I had the good fortune to attend GTK’s and Pillsbury’s amazing Internet of Things Private Executive Event in Palo Alto last week.
It was a star-studded, technocratic affair - drawn from Kamal Ahmed’s and Ali Tabibian’s amazing Silicon Valley network, by the high-profile speakers and panelists including Qualcomm’s chairman Paul Jacobs, General Electric's Head of Software Bill Ruh, Cisco's Vice President Tony Shakib, Splunk CTO Todd Papaiaonnou and by the incredibly exciting and timely topic itself.
Whatever name you want to call it - the Internet of Things (IoT), the Internet of Everything, Machine-to-Machine Computing, the Embedded Internet, Smart Services - the fundamental idea is that we are moving rapidly to a world where online connectedness exists not just on our desktops and smartphones, but rather is woven into the very fabric of our world (cars, planes, factories, our bodies and more).
This coming reality is scary to some for sure, but the myriad of productivity and efficiency gains an IoT world promises is as exciting as business gets.
And so the attendees - from Fortune 500 tech stalwarts like Intuit, Amazon, HP, and Oracle, to high-profile VCs like Andreessen Horowitz and Google Ventures, to some of the hottest IoT start-ups in the world (StreetLine, Jasper Wireless, Liquid Robotics) - listened as the speakers shared both the key IoT tech. advances (miniaturization, affordability, de-wireization) and the corresponding best areas of business opportunity.
My Three Takeaways:
Better Health and Wellness. Any fears of big brother and losses of privacy in an IoT world are well offset by the opportunities to save and prolong lives via inexpensive, unobtrusive, and accurate monitoring of “on the body” health data and events.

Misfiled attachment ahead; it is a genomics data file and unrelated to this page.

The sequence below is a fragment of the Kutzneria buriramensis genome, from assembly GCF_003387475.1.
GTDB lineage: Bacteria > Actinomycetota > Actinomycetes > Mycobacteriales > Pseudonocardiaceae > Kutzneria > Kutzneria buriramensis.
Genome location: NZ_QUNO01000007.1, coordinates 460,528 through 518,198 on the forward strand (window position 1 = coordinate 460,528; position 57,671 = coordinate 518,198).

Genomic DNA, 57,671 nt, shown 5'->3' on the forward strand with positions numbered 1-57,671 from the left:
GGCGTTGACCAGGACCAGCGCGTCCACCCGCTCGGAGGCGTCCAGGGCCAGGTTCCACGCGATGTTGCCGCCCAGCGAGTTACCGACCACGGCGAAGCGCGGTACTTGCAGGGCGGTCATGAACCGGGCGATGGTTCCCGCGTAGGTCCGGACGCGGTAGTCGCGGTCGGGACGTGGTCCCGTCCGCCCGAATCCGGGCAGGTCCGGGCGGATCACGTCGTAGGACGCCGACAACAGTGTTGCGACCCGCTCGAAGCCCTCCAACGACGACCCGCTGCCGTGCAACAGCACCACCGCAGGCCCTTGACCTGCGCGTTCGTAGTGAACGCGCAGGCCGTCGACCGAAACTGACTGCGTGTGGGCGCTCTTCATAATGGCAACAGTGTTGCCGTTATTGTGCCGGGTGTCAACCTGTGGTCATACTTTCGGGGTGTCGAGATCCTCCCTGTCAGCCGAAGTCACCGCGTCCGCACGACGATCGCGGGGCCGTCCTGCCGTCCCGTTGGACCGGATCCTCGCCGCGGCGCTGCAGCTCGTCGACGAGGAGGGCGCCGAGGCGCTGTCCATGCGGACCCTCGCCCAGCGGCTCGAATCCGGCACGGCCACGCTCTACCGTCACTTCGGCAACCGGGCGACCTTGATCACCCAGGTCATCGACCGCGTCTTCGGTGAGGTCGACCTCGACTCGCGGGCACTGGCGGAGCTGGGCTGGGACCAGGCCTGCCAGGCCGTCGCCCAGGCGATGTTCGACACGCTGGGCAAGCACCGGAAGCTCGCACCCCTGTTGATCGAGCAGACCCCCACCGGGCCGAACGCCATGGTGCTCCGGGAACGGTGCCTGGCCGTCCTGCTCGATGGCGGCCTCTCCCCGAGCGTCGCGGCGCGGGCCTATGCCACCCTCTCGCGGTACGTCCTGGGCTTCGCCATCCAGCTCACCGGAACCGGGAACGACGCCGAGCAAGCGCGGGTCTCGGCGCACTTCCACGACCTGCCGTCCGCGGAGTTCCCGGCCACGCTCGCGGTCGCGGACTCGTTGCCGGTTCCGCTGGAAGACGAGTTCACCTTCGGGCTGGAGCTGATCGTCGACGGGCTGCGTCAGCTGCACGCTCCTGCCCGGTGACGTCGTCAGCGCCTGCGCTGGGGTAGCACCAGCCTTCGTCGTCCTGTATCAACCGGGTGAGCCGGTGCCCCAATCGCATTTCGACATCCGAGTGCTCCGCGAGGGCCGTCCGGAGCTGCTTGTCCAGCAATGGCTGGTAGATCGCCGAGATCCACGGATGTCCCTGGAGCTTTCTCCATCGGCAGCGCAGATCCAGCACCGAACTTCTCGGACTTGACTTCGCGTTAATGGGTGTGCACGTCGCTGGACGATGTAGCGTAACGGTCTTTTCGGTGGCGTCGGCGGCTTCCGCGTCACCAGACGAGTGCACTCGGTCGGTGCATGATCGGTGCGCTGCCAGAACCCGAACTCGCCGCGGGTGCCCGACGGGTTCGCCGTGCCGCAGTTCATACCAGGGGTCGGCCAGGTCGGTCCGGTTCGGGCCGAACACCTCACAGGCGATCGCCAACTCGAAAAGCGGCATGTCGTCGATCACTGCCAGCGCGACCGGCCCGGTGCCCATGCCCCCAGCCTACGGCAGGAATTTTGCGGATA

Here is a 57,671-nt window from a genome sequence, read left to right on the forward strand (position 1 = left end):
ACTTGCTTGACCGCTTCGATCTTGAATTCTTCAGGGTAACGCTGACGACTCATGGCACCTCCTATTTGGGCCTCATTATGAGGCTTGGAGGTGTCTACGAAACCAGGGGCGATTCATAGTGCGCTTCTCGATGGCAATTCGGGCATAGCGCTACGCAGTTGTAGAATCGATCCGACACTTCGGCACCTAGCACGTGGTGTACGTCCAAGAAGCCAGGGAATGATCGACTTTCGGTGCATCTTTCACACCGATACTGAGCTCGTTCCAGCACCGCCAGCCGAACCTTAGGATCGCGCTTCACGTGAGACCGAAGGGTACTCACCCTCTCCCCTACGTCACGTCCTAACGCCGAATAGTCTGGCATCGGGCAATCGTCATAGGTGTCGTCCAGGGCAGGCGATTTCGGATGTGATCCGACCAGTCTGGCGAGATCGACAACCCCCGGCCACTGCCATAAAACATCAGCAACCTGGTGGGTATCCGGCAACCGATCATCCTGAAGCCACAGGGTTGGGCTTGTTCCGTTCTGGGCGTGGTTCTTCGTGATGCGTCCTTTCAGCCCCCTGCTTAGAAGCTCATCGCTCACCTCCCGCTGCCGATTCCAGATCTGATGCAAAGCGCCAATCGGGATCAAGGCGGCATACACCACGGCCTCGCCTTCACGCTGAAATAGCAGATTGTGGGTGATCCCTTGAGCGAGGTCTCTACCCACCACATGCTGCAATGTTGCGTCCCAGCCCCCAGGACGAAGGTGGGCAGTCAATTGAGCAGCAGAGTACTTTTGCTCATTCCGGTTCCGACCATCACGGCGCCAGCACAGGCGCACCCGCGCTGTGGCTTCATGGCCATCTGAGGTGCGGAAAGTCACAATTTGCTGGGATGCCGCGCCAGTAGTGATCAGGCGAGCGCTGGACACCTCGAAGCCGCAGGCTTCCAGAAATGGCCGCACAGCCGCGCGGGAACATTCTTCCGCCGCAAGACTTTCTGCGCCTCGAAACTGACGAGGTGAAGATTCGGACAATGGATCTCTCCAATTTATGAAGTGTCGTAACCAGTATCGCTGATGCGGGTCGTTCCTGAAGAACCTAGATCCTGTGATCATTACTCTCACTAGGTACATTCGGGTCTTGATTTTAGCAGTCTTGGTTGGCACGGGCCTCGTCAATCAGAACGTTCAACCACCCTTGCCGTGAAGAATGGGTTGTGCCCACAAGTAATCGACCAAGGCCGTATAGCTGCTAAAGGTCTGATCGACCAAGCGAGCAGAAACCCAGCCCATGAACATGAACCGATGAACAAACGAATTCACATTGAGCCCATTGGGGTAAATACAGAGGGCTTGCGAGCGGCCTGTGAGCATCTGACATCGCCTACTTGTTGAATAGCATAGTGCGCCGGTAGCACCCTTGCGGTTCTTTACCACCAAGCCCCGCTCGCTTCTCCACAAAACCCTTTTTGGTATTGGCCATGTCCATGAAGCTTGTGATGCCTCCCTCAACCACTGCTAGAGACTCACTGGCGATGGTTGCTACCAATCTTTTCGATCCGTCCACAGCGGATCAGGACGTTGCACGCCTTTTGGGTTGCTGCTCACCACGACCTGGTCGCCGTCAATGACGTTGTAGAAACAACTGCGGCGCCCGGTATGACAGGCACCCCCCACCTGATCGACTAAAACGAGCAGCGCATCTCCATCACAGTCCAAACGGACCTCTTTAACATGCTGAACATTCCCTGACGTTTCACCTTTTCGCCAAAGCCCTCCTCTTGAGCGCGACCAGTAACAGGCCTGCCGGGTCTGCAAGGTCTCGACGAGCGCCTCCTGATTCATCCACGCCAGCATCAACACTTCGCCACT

We can see the possibilities in the early successes of the quantified self-movement, pioneered by companies like FitBit and Jawbone that monitor sleep, exercise, diet, heart rate, and body temperature, and more.
As technology and the collective data sets naturally grow and improve, the opportunity to intervene quickly (and remotely!) in both catastrophic and chronic health events is incredibly exciting.
The Industrial Internet. General Electric’s Billion Dollar Bet to transform the 122 year old company from one based on building and selling large and complex machines - jet turbines, locomotives, and power plants - into one based on selling analytics and services to ensure that these machines run incrementally ever-more efficiently highlights the promise of the Industrial Internet.
Its decidedly low glamour goal? To apply a form of Moneyball to the gigantic Old Economy backbone of our modern world and “eek out” 1%, 2%, and 3% efficiency gains that in their aggregate represent trillions of dollars of increased productivity and profitability.
Energy. Energy is a HUGE area where converging and coalescing IoT tech advancements are starting to allow for massive reductions in our global carbon footprint while making the energy to power our cars, drive our factories, and light our homes cheaper and more accessible and reliable.
Great for those of us in America, but life-changing for the three billion people around the world without daily access to electricity, heat, clean water, and reliable food.
An overly optimistic take? Perhaps.
But even if only 1/10 of the productivity and efficiency promises shared in Palo Alto last week come to pass, IoT represents a business opportunity so large, multi-faceted, and all-encompassing as to make even the most grizzled and cynical market observers more than a little giddy.
And that about sums up my time in Palo Alto last week - a bunch of big, technologically literate kids talking and acting as if we all together are about to enter one of the biggest candy stores in any of our lifetimes.
To Your Success,